When the team returned to Nashville, local dentist Dr. Glenn Lance put the tooth back in about 11:30 that night, according to Volarvich.
Volarvich said the Scrapper offense is “similar to what we did at Henderson. I always changed it every year because I had different guys. You tailor the offense to who you have. We have different guys here, but the theory behind it is the same. It goes back to what the quarterback can handle.”
Rodgers played for Volarvich so long that “I didn’t have to coach him his last year.”
Volarvich said Rodgers and Snell have different skill sets. “Kevin was a drop back passer. Snell is a little more athletic. We have to find his strengths and not try to fit a square peg into a round hole. We try to find things he can do.”
The result against El Dorado was 13 completions in 17 attempts for a 76 percent average, 176 yards and 2 touchdowns.
Against the Wildcats, “We did stuff we did at Henderson. The SAU coaches who were there said it was similar,” Volarvich said.
The tempo was quick against El Dorado. “We try to play fast, snap the ball fast. My theory is that the more snaps you have, the more chances to score a touchdown. Of course, it doesn’t always work like that,” Volarvich said.
“I’m not worried about time of possession for our offense. If you try to control the clock, time of possession is a big deal. One year at Henderson, we were first nationally in scoring and last in time of possession,” Volarvich said. “It’s more about opportunities to score.”
The Scrappers “have done a good job of adapting. What we do is fairly simple. I played junior college ball and coached junior college ball [before HSU]. That’s the kind of football I know. I had a kid for a year and a half at most The player had to learn fast. I try to put them in position to be successful on the field.”
Volarvich said there isn’t “a lot of coaching on the field at practice. We watch film and make corrections from the film. We don’t stop practice; we do it off film.”
All 11 Pumpkin Heads ‘swarm to the football’
By John R. Schirmer
“Getting better one day at a time.”
That’s how Scrapper defensive coordinator Brad Chesshir describes his troops as the season opener against Hope approaches.
Five senior starters from last year’s defensive unit are back, including Troy Thomas, Billy Stewart, Ashton Nelson, Terell Grundy and Dea’jeon Armstrong.
“We’re replacing six guys,” Chesshir said, along with “setting our base and learning our alignments and assignments. “Our new guys are stepping up. They’re learning quickly”
Chesshir has emphasized “getting guys to swarm to the football.”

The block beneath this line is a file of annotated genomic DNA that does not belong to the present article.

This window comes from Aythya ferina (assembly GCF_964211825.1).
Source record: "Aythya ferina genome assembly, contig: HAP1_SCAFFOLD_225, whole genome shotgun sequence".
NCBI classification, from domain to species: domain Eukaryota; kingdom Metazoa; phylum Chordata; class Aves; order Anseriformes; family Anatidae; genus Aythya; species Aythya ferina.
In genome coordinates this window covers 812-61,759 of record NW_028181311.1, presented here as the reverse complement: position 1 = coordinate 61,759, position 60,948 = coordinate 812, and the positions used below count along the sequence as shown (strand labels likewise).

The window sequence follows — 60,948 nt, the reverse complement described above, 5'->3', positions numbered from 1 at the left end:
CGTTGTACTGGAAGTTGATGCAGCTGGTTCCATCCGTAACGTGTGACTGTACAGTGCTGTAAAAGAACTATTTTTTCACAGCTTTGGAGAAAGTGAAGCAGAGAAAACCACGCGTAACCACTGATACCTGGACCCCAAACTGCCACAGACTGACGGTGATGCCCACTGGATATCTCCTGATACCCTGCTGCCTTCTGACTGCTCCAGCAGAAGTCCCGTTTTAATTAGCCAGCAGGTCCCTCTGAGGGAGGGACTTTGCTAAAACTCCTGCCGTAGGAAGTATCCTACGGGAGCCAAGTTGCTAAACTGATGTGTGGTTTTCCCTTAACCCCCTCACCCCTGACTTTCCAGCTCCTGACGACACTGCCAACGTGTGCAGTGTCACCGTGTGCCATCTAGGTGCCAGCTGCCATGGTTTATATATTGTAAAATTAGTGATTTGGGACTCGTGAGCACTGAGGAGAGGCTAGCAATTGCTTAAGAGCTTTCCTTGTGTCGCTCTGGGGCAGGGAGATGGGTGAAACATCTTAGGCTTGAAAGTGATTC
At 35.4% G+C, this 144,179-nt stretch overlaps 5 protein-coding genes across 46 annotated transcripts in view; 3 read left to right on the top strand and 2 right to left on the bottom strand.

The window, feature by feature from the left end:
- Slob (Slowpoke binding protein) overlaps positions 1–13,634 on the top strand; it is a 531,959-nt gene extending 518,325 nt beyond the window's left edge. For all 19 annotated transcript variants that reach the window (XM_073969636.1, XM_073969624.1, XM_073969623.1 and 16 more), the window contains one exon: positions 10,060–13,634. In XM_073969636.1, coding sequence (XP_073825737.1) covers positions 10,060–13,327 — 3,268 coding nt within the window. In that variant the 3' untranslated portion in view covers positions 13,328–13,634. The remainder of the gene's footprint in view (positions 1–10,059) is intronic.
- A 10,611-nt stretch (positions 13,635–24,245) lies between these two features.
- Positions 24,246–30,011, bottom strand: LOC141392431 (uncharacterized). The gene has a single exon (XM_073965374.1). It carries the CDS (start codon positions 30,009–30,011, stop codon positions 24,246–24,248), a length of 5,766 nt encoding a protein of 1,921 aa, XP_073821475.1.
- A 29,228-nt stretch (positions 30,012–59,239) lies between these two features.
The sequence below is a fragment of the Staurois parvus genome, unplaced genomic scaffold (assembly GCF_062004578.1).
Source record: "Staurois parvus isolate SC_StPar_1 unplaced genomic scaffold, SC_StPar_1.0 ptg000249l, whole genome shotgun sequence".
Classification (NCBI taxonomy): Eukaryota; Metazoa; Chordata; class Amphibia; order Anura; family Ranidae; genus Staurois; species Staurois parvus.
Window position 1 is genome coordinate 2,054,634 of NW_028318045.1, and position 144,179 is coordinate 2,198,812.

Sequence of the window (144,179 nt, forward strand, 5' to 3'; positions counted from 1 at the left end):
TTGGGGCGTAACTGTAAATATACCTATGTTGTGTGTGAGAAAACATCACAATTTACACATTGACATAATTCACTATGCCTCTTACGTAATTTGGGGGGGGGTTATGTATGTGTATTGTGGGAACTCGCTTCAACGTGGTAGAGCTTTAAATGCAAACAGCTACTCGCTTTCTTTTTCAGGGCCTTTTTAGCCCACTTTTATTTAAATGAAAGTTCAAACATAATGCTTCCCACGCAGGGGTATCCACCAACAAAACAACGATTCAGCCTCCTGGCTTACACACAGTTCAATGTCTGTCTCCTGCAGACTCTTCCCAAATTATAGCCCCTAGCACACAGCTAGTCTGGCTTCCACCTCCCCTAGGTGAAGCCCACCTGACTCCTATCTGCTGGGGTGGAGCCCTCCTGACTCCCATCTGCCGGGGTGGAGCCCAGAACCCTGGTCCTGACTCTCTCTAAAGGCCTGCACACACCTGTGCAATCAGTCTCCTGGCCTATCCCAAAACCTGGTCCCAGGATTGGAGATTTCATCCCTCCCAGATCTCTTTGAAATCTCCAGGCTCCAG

Stewart, a senior, “has a knack for football. Where the ball is, you’ll see his number,” Chesshir said. “He’s a big, physical kid. Good feet, good hands.”
Thomas, the other defensive end, “is a smart football player. He has good size, good strength and power off the ball.”
Linebacker Nelson “runs our defense. He’s a coach on the field. He’s in charge of communication. He lines guys up,” according to Chesshir.
A three-year starter, “Ashton has a great attitude. There’s not a kid here with a better attitude. He’s fun to coach,” Chesshir said.
Outside linebacker Grundy “gives so much effort every play. He’s very physical. He runs to the ball,” Chesshir said.
In the secondary, Armstrong is back at corner. “It’s hard to run routes on him. The kid doesn’t have to worry about effort. He gets there with a nasty attitude.”
Garrett Gordon, a junior, “played a lot last year. He’s a student of the game, smart,” Chesshir said.
Mace Green will see action at defensive end and linebacker.
Marquell McFalls will play at nose guard.
Corner Shaundell Scott didn’t play last year but came out for his senior season. “He’s very coachable and gives great effort. He’s easy to coach,” Chesshir said.
Safeties Charles Furr and Austin Gibbs “are good coachable kids. They’re learning our defense well.”
Chesshir said the biggest things for his defenders are “alignment, assignment and swarming to the ball. Get there with a nasty attitude. We want all 11 Pumpkin Heads at the ball.”
Schematically, the Scrappers are the same as last year, even though the personnel will be different at some positions. “We’re a 3-4 defense,” Chesshir said.
Chesshir is the strength and conditioning coach for the Scrappers, and he says the team had good attendance for summer conditioning. “They worked hard. Now, we continue to build on our strength. We keep getting stronger, and we’ll be explosive as the week goes by. I preach every day that whatever we do, we want to be an uncommon team. When the playoffs come, we want to be stronger than the other teams.”
Every day, Chesshir tells his defenders to “go by fight, finish, faith. Keep the faith in themselves and the coaches and what we’re doing.”